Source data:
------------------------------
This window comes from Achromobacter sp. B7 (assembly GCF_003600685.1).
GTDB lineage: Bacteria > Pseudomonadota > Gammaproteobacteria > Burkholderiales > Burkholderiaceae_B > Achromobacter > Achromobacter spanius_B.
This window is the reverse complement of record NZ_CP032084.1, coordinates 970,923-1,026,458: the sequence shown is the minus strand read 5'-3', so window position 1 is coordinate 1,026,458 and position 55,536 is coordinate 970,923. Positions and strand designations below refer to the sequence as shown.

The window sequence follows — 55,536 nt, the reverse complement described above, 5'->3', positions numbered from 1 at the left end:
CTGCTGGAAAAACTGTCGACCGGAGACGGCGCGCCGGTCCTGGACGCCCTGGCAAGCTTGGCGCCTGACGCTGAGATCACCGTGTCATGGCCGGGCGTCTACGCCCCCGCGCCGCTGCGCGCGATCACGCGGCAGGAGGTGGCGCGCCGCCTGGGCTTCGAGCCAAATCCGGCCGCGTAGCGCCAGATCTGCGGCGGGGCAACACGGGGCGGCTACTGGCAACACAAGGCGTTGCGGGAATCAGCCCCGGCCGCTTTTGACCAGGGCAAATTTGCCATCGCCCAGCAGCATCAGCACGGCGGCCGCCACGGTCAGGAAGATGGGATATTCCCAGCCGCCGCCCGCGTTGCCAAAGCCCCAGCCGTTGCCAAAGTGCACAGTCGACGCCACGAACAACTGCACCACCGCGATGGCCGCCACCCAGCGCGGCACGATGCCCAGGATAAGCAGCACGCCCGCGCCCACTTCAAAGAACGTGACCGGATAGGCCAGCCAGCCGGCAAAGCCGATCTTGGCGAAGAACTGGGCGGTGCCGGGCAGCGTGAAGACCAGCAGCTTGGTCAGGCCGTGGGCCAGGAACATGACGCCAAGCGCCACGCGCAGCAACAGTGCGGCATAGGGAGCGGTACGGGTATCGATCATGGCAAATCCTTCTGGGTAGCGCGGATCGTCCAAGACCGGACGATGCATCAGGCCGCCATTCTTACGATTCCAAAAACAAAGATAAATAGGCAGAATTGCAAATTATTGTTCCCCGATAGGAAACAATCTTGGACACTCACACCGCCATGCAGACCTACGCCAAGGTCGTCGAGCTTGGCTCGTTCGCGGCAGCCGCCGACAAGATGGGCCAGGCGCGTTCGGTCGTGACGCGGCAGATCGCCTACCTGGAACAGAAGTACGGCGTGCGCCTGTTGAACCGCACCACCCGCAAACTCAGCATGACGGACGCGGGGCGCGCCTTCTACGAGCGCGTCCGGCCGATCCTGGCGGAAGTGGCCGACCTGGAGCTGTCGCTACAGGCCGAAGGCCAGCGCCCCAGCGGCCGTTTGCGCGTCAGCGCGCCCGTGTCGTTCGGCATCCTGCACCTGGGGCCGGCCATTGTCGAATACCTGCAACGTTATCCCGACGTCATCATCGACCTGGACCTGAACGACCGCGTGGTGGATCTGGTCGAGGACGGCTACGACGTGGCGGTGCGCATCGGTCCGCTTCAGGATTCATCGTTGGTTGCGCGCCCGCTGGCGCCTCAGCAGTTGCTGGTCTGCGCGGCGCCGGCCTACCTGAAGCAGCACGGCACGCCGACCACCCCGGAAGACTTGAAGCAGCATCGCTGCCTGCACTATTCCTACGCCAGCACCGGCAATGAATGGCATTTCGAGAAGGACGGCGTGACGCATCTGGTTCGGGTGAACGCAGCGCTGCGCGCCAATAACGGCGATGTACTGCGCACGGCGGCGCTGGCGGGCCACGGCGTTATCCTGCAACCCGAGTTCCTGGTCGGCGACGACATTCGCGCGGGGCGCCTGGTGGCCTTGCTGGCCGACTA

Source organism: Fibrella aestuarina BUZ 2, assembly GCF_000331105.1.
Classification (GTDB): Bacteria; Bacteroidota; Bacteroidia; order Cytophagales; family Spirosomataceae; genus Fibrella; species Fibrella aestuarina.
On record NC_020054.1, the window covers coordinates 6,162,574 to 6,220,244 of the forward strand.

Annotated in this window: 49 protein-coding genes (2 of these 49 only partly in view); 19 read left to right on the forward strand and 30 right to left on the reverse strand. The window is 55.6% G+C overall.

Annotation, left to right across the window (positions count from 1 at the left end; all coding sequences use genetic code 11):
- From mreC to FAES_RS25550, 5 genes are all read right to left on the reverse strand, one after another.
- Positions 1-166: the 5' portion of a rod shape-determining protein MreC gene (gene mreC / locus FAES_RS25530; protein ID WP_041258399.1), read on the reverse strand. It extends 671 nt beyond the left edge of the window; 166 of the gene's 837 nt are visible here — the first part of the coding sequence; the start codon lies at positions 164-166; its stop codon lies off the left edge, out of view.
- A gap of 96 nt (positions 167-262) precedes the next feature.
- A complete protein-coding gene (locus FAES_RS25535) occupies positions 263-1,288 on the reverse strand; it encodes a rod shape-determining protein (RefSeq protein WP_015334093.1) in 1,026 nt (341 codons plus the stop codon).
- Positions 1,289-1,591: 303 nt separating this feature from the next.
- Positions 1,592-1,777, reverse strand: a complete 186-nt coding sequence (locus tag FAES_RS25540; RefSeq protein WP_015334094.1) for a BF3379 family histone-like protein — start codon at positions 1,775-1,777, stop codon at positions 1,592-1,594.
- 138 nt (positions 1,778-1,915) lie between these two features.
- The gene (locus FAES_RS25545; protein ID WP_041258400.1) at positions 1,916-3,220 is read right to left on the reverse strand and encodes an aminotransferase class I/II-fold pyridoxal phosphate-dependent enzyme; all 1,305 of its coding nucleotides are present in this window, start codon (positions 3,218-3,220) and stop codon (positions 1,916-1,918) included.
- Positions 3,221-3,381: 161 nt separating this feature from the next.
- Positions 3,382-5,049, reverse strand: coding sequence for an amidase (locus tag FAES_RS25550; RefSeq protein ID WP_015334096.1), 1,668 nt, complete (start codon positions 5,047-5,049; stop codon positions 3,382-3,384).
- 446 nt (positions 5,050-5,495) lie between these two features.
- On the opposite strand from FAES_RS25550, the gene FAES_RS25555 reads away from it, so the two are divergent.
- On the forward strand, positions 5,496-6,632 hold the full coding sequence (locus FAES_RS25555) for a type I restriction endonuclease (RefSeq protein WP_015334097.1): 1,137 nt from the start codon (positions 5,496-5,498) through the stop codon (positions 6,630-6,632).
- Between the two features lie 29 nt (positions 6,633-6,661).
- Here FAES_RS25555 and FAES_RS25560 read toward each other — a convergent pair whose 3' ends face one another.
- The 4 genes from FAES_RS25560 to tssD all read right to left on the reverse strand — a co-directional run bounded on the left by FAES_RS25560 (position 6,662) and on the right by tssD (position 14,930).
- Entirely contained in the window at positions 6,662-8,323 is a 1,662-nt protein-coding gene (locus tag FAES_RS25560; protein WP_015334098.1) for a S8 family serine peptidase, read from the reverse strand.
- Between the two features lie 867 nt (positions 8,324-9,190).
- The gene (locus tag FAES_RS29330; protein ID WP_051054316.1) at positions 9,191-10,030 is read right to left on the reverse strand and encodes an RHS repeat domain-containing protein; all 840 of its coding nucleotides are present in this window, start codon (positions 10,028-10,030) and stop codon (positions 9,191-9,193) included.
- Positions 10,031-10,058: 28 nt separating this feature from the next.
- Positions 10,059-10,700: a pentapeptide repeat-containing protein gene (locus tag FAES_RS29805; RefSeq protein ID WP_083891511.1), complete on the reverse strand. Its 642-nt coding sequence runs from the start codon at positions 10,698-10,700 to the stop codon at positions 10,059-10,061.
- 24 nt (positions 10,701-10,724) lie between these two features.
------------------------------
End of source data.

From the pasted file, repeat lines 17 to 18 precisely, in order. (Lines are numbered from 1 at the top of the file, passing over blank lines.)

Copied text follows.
- 138 nt (positions 1,778-1,915) lie between these two features.
- The gene (locus FAES_RS25545; protein ID WP_041258400.1) at positions 1,916-3,220 is read right to left on the reverse strand and encodes an aminotransferase class I/II-fold pyridoxal phosphate-dependent enzyme; all 1,305 of its coding nucleotides are present in this window, start codon (positions 3,218-3,220) and stop codon (positions 1,916-1,918) included.